Innovation in government is key to developing thriving digital economies
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Innovation in government is key to developing thriving digital economies of the future

Innovation in government is key to developing thriving digital economies of the future

The continued digitalisation of governments will be a crucial steppingstone when it comes to driving change in the medium and long-term

Innovation in government

Our world needs technology now more than ever. The future of the economy and our communities depends on the ability of government, business and stakeholders to address many societal issues, and investing in digital transformation is the key to success.

In the UAE, the government continues to lead the way in recognising the critical role of technology in reimagining society and enabling human progress. In fact, according to the Dell Technologies 2020 Digital Transformation Index, 90 per cent of organisations in UAE fast-tracked their digital transformation programmes in a year – accomplishing in a few months, what would normally have taken years. With the global digital transformation market size set to grow from $521.5bn in 2021 to $1247.5bn by 2026, we’re seeing some important shifts that are driving the continuous evolution of the public sector.

Data driven decision making: Gartner predicts that by 2022, 75 per cent of enterprise-generated data will be created and processed outside the traditional, centralised data center or cloud – an increase from the less than 10 per cent generated today. In our increasingly urbanised world, as data becomes both more voluminous and business-critical, organisations need data management solutions that can fill a broad range of objectives. In the UAE, the government is already working to streamline all innovations to help solve modern-day challenges. The scope of action is broad – public health, mobility, housing, security, schooling, waste management, culture, tourism and more – with the final goal being quite simple: to improve the quality of life for everyone in the country.

Turning government IT operations into agile and efficient innovation engines: From the edge device to the core data centre, to the cloud, governments today are consolidating storage and server infrastructure with hyper-converged and multi-cloud capabilities to reduce costs and improve operational efficiency. In addition, technologies such as AI, ML, IoT and data analytics continue to be at the forefront of IT investments and are rapidly changing how governments will operate and succeed in this hybrid digital era.

Building interactivity and smarter services into the public sector: From citizen-focused digital identities to hybrid cloud adoption and facilitation of remote services, digital transformation is integral to driving the public sector of the future. In the UAE, nearly every major branch of government is digitised. As the government invests heavily in ‘omnichannel’ touchpoints, they are reimagining citizen experience. This means using APIs (application programme interface), machine learning, and intelligent processing to enable efficiency and fulfil the needs of citizens.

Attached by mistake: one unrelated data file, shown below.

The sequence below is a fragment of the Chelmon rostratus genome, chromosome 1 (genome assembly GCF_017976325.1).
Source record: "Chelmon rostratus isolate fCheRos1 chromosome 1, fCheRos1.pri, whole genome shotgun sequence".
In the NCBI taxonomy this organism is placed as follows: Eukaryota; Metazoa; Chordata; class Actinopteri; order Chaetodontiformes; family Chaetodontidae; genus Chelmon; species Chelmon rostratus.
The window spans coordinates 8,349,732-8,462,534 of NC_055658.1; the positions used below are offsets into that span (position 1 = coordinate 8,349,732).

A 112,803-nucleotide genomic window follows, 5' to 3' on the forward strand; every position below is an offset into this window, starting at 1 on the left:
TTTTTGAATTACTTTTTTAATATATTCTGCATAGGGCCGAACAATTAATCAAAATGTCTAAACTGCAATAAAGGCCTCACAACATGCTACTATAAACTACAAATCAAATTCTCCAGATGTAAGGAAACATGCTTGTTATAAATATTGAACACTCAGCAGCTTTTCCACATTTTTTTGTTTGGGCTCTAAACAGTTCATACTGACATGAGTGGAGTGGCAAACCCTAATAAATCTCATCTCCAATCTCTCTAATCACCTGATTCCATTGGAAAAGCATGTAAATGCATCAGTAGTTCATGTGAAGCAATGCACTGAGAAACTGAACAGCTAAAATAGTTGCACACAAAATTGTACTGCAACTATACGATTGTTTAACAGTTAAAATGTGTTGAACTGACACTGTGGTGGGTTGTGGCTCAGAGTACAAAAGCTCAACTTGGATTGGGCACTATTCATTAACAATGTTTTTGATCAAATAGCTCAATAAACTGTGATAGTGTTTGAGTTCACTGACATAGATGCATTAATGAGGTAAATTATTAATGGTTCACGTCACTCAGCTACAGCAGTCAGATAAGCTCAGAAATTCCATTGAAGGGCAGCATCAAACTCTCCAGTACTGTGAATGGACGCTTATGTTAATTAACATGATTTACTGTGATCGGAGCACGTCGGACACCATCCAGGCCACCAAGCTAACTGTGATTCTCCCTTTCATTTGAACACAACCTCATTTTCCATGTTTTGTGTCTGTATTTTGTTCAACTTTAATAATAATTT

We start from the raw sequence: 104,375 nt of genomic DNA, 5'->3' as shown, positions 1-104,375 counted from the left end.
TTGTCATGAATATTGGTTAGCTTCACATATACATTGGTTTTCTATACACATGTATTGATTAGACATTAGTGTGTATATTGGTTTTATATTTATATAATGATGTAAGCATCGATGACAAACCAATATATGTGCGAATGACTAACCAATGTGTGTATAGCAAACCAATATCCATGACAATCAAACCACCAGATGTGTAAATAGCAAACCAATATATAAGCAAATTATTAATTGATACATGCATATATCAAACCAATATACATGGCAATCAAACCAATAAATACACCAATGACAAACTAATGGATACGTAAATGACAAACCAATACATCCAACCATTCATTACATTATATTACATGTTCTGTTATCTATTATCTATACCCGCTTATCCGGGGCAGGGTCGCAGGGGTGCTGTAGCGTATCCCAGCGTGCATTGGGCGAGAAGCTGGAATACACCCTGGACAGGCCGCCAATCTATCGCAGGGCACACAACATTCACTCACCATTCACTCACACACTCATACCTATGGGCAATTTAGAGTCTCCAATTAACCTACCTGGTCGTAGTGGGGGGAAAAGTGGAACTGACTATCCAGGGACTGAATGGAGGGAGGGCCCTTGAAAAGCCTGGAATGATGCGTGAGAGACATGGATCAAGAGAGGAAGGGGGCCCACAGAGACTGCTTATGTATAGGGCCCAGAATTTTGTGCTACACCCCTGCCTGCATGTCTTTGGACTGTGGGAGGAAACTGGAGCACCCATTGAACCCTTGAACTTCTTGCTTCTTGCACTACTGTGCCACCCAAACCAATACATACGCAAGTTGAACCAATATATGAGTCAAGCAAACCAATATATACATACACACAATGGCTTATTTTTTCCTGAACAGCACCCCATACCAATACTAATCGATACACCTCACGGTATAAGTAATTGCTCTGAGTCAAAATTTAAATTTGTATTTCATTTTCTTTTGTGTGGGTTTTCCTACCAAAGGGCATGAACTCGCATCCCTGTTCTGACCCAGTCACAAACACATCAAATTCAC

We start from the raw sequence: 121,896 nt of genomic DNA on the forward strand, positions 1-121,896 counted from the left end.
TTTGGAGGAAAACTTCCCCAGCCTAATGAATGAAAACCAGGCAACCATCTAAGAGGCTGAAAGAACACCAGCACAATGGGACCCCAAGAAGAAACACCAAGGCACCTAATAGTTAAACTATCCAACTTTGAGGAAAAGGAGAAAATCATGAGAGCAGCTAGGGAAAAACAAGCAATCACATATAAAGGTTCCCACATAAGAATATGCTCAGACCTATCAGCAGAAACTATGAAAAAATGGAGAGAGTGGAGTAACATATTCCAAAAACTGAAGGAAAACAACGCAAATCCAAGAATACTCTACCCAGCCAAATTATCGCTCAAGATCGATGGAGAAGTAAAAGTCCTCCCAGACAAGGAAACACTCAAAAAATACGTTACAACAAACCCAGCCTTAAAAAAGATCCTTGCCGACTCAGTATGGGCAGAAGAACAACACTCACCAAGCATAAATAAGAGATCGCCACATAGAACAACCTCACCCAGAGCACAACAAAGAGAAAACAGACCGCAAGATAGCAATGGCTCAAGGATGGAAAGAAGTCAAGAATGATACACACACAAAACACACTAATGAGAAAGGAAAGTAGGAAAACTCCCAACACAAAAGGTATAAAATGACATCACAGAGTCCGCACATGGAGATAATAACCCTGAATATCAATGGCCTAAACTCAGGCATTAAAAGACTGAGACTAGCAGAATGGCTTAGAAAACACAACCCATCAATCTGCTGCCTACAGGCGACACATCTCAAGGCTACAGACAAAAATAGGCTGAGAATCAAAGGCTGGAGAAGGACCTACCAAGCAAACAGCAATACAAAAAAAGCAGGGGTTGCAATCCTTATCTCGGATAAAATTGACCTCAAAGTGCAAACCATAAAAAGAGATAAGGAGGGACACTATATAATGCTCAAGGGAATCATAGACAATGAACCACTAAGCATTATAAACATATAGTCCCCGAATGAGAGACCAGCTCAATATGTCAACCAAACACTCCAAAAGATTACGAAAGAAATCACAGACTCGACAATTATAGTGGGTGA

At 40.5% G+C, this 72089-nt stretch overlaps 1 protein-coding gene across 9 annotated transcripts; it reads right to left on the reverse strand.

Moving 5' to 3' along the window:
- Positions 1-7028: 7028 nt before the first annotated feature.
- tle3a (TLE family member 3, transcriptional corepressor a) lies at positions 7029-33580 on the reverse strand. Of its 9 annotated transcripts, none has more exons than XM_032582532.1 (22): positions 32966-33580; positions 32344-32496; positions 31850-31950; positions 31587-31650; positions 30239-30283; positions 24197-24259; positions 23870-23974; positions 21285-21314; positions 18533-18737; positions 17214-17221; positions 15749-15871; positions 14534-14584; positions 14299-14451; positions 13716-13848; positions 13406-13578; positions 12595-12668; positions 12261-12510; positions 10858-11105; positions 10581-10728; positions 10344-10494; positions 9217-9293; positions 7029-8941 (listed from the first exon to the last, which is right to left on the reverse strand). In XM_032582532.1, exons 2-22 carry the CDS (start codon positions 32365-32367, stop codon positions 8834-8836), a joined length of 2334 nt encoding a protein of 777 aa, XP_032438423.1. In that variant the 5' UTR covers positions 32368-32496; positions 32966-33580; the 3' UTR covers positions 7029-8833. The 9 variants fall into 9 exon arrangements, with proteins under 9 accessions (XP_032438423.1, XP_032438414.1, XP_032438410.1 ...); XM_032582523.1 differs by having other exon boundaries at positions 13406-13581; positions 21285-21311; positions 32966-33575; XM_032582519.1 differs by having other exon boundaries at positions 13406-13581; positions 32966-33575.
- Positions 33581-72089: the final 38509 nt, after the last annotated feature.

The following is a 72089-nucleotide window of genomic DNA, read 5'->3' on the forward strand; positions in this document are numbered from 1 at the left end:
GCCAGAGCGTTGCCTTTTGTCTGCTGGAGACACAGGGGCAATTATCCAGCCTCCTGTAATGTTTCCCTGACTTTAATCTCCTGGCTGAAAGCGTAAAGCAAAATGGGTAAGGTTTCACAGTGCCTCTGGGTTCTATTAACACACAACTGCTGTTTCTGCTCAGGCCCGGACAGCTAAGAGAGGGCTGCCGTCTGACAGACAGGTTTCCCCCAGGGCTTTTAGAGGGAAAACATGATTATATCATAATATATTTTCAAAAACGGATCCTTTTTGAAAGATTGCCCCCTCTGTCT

Modernising cybersecurity: Around the world, a cyberattack takes place every eleven seconds. Cyberattacks on government organisations can have far reaching impact given their importance to the national security, citizen safety, and sources of economic competitiveness and wealth generation. It’s now more important than ever that public sector infrastructure empowers business resilience to help identify, protect, detect, respond, and recover from a cyberattack and enable a rapid return to fully functioning operations. For example, the UAE has strengthened its cyber security framework and formed a new council to develop a comprehensive cybersecurity strategy. The UAE also jumped 33 places to rank fifth in the Global Cybersecurity Index 2020 due to its advanced awareness about the importance of cybersecurity.

Saving capital and innovating faster: Since the beginning of the pandemic both public and private sector organisations have had to reshape budgets quickly and drastically, with many having to reduce overall spend. When a company can consume IT on an as-needed basis, via an as-a-service model, it’s easier to track which projects are or aren’t working according to plan. In turn, this helps them know where and where not to commit additional funds. Businesses are increasingly looking at expanding as-a-service adoption to focus on what matters most: delivering business outcomes and value to customers. It’s safe to say that the as-a-service model is the future of the modern enterprise.

It’s clear that digital disruption caused by the current environment offers policymakers the opportunity to fully utilise digital technologies to adapt as well as respond rapidly to unforeseen external pressures. The continued digitalisation of governments will be a crucial steppingstone when it comes to driving change in the medium and long-term – and if we can take anything from 2020 it should be pace of innovation and hunger for change. This is the digital mindset that will drive public sector transformations beyond the 4th Industrial Revolution.

Walid Yehia is the director and general manager – UAE at Dell Technologies

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